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Meg wakes up the next morning wondering if Mrs. Whatsit was all a dream, but her mother reminds her at breakfast that no, Mrs. Whatsit really did show up last night.
Mrs. Murry tells Meg that she and Meg's father used to have a joke about a tesseract, which is why Mrs. Whatsit's mentioning it freaked her out.
Sandy and Dennys, the twins, say that Mrs. Murry should have woken them up, since they're the only ones in the family with any sense.
Meg gets a little bitter about this, and Sandy tells her to lighten up and find a happy medium.
At school, Meg's sleepiness from being up late last night gets in the way of her remembering important things like the imports and exports of Nicaragua. She ends up storming out of class in a huff.
Meg ends up in the principal's office. The principal tries to suggest that Meg's father, who we find out is a physicist and hasn't been heard from in ages, is not going to come home, but Meg is having none of it.
Meg comes home to find Charles Wallace waiting for her with plans to take her to see Mrs. Whatsit.
Meg, Charles Wallace, and Fortinbras (their dog) go off into the woods. Charles Wallace explains that he wants to warn the women not to be so careless as they were about the sheets, and to beware of people poking around their cabin.
While they're walking Charles Wallace takes Meg's hand, and Meg feels a little better that at least somebody loves her.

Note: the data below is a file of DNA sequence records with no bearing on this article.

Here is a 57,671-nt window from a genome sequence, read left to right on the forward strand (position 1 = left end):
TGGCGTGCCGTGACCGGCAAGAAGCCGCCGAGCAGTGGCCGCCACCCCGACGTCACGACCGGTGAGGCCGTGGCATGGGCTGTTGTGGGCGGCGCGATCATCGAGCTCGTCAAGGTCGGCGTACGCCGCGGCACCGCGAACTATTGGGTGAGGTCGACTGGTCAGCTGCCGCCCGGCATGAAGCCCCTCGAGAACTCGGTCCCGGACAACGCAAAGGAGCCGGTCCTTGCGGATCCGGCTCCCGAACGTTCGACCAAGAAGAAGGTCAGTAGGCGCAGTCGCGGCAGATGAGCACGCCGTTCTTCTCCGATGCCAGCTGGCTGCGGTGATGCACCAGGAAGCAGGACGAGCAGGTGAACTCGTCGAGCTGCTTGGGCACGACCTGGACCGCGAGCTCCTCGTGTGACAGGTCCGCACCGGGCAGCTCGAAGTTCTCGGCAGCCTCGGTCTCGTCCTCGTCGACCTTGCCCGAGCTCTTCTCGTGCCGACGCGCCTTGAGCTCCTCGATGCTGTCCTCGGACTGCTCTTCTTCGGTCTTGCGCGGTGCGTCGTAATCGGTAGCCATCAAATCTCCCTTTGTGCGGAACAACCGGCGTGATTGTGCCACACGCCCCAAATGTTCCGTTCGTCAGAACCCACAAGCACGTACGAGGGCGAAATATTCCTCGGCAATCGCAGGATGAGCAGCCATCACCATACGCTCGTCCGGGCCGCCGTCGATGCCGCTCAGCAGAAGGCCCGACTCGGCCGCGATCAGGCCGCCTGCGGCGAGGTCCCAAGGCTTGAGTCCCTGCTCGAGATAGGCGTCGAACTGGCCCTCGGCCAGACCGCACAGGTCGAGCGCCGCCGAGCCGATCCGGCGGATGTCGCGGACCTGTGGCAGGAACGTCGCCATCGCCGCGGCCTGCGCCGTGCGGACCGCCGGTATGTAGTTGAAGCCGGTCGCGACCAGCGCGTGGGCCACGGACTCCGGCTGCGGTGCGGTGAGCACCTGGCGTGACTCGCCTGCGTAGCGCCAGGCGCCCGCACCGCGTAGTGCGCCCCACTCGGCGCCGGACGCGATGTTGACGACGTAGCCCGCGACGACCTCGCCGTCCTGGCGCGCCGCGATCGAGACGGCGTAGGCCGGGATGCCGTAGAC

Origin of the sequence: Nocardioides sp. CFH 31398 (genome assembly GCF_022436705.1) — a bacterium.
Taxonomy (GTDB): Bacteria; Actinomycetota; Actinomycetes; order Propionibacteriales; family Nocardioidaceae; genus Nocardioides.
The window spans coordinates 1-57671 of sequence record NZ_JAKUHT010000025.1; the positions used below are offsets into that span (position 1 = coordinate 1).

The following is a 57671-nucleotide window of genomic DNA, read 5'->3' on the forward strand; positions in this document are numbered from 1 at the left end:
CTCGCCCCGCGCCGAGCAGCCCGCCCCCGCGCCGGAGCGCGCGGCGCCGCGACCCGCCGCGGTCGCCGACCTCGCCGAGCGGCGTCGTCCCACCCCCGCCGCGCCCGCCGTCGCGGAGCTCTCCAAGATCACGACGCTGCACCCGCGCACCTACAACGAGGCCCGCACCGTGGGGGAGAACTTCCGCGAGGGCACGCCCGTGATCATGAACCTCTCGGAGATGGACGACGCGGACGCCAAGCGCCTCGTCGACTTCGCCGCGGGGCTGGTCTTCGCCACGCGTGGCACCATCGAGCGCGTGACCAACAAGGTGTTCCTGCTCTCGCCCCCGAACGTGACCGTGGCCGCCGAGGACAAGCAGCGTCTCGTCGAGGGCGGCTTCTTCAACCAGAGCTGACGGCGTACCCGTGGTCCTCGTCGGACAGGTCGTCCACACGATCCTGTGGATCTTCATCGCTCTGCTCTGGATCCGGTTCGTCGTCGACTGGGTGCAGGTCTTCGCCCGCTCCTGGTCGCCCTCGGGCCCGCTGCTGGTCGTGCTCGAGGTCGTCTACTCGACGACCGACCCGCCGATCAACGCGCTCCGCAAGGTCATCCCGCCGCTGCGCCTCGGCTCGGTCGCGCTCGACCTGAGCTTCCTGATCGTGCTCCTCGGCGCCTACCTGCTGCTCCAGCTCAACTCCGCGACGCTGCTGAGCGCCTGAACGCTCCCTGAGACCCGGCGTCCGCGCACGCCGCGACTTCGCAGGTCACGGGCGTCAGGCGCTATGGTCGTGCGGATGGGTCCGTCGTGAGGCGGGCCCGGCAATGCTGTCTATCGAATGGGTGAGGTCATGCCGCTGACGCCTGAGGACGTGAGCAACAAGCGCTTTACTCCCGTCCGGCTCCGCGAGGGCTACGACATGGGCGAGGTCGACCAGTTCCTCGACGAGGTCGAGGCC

Charles Wallace tells Meg that he can't read her mind exactly, but that there's a kind of unspoken language he can understand by which she unconsciously tells him things.
Fortinbras starts barking, and Charles Wallace runs to see who's there.
It's Calvin O'Keefe, a tall, poorly-dressed, redheaded boy, whom Meg knows from school.
Charles Wallace grills Calvin about who he is and why he's there. Up until this point Calvin had joined in the town's opinion that the little Murray boy was an idiot.
Calvin explains that in his family of eleven kids he's a "sport." Charles Wallace says he's a "sport" too, and explains this is term from biology to mean displaying traits that are hidden in the parents but come out in the offspring.
Calvin explains why he's out in the woods: he had a compulsion to come there, and it's a feeling he gets rarely but always obeys when he does feel it.
Charles Wallace says that Calvin better come home with them for dinner, and explains that his mother's all right, but "not one of us" (2.125), and that Meg's "not really one thing or the other" (2.127).
The trio (plus the dog) arrives at the Whatsit Manor, which has all the trappings of a haunted house. Charles Wallace implies that the current occupants are putting on a show on purpose.
Calvin takes Meg's arm and Fort stands protectively by her. She feels better that they're concerned about her.
They go inside, and notice that there's a pot, one might even say a cauldron, of something bubbling over a fire – all the more oddly because outside there was no smoke coming from the chimney.
Another woman, not Mrs. Whatsit, is there. She's a plump woman with giant glasses who soon reveals her habit of quoting lines in other languages and giving translations.
In between quotes, the woman explains why they stole the sheets: so they could fake ghosts if they had to frighten anyone away from the house.
Charles Wallace asks the woman, whom he addresses as Mrs. Who, if she knows Calvin. Mrs. Who replies that Calvin's not her idea but "he's a good one" (2.143).
Mrs. Who says that their father, Mr. Murry, needs their help. Then she shoos them out of the house.
Meg is confused. Charles Wallace admits he is too, but trusts in Fortinbras's good judgment, and the dog wasn't at all put off by Mrs. Who.
Calvin says he has a weird feeling that by going to the Murry's house for dinner he's going home.